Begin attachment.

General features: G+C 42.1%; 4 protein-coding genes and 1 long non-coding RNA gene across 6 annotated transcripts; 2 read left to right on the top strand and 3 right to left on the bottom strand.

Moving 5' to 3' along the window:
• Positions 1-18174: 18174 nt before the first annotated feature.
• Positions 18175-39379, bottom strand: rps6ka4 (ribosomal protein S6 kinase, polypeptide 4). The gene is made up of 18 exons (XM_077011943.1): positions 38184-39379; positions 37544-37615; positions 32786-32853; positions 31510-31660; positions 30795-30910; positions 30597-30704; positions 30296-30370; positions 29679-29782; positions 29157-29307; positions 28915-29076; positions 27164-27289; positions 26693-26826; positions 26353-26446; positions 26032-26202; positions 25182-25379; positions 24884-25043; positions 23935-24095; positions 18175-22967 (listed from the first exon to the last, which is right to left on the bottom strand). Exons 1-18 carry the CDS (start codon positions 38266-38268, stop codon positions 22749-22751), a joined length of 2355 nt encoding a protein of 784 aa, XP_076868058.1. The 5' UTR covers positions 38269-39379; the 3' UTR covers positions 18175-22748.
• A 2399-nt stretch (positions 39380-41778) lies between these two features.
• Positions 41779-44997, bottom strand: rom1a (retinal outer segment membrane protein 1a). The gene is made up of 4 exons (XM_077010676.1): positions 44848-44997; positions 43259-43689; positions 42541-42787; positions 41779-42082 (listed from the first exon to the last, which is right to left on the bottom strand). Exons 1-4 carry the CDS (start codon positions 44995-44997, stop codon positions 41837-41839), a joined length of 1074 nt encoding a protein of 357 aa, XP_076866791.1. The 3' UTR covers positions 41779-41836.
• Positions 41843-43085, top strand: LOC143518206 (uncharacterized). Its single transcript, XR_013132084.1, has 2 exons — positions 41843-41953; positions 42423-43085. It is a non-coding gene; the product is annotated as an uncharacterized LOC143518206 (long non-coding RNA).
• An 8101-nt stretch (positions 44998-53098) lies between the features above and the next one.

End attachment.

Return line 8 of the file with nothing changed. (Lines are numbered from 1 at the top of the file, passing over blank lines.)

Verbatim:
• An 8101-nt stretch (positions 44998-53098) lies between the features above and the next one.